A few would argue against the opinion that Buddy Guy (born on July 30, 1936, in Lettsworth, Louisiana) embodies the best example of supercharged, hard-blowing, electric Chicago blues. His favourite guitars and the amps he plays them through can be considered nowadays the staples of the bluesman’s toolbox. Despite the utter simplicity of these ingredients, they are apt to generate such a powerful sound, when used by a skilful guitarist. Any of Guy’s early songs are clear examples of his legendary stinging pick attack and extreme bends, while the 2001’s raw, stripped-down album, Sweet Tea, contains evidence that the artist has maintained that incendiary style five decades later. Although Guy has occasionally played a Guild Starfire semi-acoustics, he is far and away best known for his distinctive use of several Fender Stratocaster guitars throughout his career.
For many years, Guy handled vintage 1950s Strats with maple fingerboards. Recently, he has inspired two Fender signature models, among which the Buddy Guy Standard Polka Dot Stratocaster better expresses his desires in a modified Strat, together with his taste for fashion and performance. The Polka Dot Stratocaster is based on classic Strat lines, featured with an alder body and all-maple neck, vintage-style vibrato, five-way switch, and single-volume and dual-tone controls (for neck and middle pickup only). However, its pickups are refined by their ceramic magnets. In the second of Guy’s Fender signature models, the high-end Artist Series Buddy Guy Stratocaster, the alder body has been replaced by ash, the ceramic-magnet pickups changed for three Lace Sensor Golds, and a mid-boost has been added to the guitar’s electrics. These modifications aim to offer the classic Strat playability and versatility while allowing to hit the amp harder than many bluesmen might even dream to do.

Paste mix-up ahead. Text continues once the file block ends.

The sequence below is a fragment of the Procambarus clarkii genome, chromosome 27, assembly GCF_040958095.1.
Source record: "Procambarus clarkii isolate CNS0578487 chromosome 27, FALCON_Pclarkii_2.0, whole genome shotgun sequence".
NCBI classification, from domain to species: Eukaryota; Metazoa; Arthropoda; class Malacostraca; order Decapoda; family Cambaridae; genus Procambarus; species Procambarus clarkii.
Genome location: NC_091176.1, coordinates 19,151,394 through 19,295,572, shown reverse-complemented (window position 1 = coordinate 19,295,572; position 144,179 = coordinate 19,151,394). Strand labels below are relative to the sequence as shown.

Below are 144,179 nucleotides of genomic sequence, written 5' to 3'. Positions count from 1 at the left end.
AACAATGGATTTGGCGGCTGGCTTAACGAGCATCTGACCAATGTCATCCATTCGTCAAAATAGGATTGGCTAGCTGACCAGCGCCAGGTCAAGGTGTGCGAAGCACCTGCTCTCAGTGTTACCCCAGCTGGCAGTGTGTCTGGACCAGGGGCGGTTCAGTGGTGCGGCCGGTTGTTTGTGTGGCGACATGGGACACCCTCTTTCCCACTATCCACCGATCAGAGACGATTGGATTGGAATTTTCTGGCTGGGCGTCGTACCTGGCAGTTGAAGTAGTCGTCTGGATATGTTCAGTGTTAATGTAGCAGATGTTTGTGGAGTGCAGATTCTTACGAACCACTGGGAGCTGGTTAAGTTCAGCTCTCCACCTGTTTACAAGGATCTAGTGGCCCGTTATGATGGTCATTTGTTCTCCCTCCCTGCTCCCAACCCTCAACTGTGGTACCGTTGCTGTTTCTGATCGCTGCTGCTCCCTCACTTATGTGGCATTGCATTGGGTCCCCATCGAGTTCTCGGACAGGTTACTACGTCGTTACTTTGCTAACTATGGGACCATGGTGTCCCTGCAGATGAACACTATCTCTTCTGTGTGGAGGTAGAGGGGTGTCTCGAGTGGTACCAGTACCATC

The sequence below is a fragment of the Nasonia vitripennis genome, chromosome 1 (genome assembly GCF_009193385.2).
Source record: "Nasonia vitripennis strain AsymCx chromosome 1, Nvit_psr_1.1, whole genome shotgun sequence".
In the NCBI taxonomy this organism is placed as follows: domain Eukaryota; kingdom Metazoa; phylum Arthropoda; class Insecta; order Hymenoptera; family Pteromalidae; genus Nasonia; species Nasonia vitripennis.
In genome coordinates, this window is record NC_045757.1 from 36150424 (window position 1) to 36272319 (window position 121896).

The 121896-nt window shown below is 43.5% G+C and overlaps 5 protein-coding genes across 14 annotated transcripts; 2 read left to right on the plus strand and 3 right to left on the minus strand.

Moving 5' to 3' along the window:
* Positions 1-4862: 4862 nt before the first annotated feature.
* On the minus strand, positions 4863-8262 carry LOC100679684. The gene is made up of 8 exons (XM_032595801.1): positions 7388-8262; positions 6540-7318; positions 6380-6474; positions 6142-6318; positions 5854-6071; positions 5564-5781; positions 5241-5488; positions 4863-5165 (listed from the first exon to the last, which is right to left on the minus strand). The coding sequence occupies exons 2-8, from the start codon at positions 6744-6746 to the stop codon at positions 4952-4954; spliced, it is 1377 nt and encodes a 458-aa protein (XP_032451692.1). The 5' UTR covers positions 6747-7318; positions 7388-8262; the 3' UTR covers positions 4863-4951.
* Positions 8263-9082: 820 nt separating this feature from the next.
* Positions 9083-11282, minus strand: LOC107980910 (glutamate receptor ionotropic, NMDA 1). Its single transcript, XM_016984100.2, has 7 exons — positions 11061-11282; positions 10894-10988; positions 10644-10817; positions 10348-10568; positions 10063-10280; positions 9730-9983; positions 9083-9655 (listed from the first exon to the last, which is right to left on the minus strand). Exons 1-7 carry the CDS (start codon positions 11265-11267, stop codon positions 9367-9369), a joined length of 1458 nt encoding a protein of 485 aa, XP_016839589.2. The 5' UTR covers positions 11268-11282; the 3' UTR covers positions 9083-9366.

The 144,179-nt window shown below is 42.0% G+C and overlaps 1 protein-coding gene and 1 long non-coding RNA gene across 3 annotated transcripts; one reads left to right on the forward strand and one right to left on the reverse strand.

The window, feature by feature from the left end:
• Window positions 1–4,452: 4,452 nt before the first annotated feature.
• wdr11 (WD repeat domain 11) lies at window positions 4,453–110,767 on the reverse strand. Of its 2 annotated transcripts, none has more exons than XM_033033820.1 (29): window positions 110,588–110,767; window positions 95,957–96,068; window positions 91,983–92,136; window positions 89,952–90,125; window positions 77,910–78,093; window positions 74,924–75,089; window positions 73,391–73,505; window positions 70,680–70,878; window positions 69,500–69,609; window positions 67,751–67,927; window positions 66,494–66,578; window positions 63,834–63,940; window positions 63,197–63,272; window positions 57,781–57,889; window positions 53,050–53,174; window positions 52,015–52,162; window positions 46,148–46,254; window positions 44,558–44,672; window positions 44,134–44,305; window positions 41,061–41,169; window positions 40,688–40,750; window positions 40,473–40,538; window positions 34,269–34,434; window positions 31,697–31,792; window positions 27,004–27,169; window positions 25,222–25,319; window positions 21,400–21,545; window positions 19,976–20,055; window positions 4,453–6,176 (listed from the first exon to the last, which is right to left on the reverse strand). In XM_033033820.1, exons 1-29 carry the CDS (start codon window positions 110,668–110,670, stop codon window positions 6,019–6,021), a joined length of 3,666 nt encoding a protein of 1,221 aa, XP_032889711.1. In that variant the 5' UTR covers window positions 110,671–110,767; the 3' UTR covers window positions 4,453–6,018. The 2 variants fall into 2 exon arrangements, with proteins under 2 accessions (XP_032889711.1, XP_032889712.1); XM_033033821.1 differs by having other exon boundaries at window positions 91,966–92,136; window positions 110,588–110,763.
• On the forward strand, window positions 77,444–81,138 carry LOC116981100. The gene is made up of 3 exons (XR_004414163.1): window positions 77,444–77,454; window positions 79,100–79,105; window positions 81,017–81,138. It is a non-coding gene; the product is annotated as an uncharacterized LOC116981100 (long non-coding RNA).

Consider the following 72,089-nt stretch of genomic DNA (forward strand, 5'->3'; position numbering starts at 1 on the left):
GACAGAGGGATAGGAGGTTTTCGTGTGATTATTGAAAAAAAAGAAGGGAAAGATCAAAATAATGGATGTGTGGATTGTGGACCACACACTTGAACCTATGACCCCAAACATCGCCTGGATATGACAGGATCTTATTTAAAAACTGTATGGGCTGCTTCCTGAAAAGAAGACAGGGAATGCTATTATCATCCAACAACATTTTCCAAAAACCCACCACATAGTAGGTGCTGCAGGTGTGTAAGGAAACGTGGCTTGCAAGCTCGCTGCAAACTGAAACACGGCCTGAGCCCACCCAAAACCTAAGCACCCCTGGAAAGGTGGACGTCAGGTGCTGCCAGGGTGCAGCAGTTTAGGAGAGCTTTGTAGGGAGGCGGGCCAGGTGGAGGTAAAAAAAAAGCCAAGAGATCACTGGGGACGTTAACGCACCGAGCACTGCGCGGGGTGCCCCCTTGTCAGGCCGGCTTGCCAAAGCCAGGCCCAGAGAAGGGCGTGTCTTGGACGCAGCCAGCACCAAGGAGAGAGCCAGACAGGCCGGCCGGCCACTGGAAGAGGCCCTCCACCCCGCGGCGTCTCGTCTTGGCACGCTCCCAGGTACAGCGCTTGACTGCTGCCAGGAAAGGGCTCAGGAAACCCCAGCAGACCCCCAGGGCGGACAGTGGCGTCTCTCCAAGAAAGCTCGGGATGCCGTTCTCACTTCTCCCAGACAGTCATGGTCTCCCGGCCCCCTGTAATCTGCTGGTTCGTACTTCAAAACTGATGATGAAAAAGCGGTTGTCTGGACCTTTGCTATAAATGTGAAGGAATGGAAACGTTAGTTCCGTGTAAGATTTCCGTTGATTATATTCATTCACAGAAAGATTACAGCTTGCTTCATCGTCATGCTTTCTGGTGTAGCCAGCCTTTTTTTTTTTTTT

Guy’s amps deserve some separate consideration together with the way in which he uses them. In his early career, Guy preferred a late 1950s Fender Tweed 5F6-A Bassman, a model that can claim to the tag “ultimate blues amp of all time”. Presumably, he used these 4x10-inch combos with all knobs lifted up toward max and kept down low the bass tone control. However, like most artists with his sort of longevity on the scenes, Guy has diversified his gear over time. In the late 1990s and early 2000s, Guy often played a Victoria 45410 which is a hand-wired reproduction of a Bassman. Lately, he has switched over the Buddy Guy Signature Series Amp from Chicago Blues Box, modelled specifically on Guy’s own favourite ’59 Bassman. Between guitar and amp, Guy has often placed a Crybaby wah pedal, then replaced by the Jim Dunlop Crybaby Buddy Guy Signature Wah in black with white polka dots, needless to say.
As with most guitar stars, though, it’s not so much the ingredients as the way the artist plays with them that accounts for the hot, sharp tone.